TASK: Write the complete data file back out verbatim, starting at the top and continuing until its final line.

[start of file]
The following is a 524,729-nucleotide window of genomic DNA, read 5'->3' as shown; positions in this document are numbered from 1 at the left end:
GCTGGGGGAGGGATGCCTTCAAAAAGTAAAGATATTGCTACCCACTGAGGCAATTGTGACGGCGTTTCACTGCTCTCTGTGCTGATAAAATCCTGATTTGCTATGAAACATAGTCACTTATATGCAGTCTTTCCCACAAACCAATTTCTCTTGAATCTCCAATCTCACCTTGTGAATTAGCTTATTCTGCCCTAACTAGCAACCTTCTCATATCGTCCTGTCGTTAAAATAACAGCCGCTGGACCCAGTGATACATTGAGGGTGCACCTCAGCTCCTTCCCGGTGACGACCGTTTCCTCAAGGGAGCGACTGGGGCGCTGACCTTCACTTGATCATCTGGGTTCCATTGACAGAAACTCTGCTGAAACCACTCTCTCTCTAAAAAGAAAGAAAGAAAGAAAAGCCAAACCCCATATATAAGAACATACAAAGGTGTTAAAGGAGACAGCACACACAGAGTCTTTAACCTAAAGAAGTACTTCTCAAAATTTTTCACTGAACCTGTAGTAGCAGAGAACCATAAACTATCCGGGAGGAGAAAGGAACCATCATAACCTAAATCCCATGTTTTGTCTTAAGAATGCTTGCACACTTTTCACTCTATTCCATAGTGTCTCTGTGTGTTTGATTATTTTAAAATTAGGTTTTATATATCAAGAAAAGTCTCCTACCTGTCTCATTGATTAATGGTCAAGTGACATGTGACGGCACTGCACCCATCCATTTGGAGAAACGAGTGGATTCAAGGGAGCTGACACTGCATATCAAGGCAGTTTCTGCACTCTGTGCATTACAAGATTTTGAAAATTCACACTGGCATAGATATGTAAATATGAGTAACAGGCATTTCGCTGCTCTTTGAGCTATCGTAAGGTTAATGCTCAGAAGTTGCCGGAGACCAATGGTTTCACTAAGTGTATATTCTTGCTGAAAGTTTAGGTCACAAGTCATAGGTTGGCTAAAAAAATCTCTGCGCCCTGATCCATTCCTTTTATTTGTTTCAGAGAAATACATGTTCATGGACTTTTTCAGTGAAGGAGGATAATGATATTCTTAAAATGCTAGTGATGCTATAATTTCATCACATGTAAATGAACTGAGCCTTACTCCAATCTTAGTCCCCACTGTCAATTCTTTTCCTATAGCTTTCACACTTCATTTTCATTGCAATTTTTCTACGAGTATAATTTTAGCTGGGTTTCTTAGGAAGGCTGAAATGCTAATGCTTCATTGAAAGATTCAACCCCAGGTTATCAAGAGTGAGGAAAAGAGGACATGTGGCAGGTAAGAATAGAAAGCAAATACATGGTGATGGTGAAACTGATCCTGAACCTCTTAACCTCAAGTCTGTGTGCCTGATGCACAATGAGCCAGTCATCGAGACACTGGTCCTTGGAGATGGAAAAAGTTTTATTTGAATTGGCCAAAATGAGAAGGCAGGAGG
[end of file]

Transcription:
The following is a 524,729-nucleotide window of genomic DNA, read 5'->3' as shown; positions in this document are numbered from 1 at the left end:
GCTGGGGGAGGGATGCCTTCAAAAAGTAAAGATATTGCTACCCACTGAGGCAATTGTGACGGCGTTTCACTGCTCTCTGTGCTGATAAAATCCTGATTTGCTATGAAACATAGTCACTTATATGCAGTCTTTCCCACAAACCAATTTCTCTTGAATCTCCAATCTCACCTTGTGAATTAGCTTATTCTGCCCTAACTAGCAACCTTCTCATATCGTCCTGTCGTTAAAATAACAGCCGCTGGACCCAGTGATACATTGAGGGTGCACCTCAGCTCCTTCCCGGTGACGACCGTTTCCTCAAGGGAGCGACTGGGGCGCTGACCTTCACTTGATCATCTGGGTTCCATTGACAGAAACTCTGCTGAAACCACTCTCTCTCTAAAAAGAAAGAAAGAAAGAAAAGCCAAACCCCATATATAAGAACATACAAAGGTGTTAAAGGAGACAGCACACACAGAGTCTTTAACCTAAAGAAGTACTTCTCAAAATTTTTCACTGAACCTGTAGTAGCAGAGAACCATAAACTATCCGGGAGGAGAAAGGAACCATCATAACCTAAATCCCATGTTTTGTCTTAAGAATGCTTGCACACTTTTCACTCTATTCCATAGTGTCTCTGTGTGTTTGATTATTTTAAAATTAGGTTTTATATATCAAGAAAAGTCTCCTACCTGTCTCATTGATTAATGGTCAAGTGACATGTGACGGCACTGCACCCATCCATTTGGAGAAACGAGTGGATTCAAGGGAGCTGACACTGCATATCAAGGCAGTTTCTGCACTCTGTGCATTACAAGATTTTGAAAATTCACACTGGCATAGATATGTAAATATGAGTAACAGGCATTTCGCTGCTCTTTGAGCTATCGTAAGGTTAATGCTCAGAAGTTGCCGGAGACCAATGGTTTCACTAAGTGTATATTCTTGCTGAAAGTTTAGGTCACAAGTCATAGGTTGGCTAAAAAAATCTCTGCGCCCTGATCCATTCCTTTTATTTGTTTCAGAGAAATACATGTTCATGGACTTTTTCAGTGAAGGAGGATAATGATATTCTTAAAATGCTAGTGATGCTATAATTTCATCACATGTAAATGAACTGAGCCTTACTCCAATCTTAGTCCCCACTGTCAATTCTTTTCCTATAGCTTTCACACTTCATTTTCATTGCAATTTTTCTACGAGTATAATTTTAGCTGGGTTTCTTAGGAAGGCTGAAATGCTAATGCTTCATTGAAAGATTCAACCCCAGGTTATCAAGAGTGAGGAAAAGAGGACATGTGGCAGGTAAGAATAGAAAGCAAATACATGGTGATGGTGAAACTGATCCTGAACCTCTTAACCTCAAGTCTGTGTGCCTGATGCACAATGAGCCAGTCATCGAGACACTGGTCCTTGGAGATGGAAAAAGTTTTATTTGAATTGGCCAAAATGAGAAGGCAGGAGG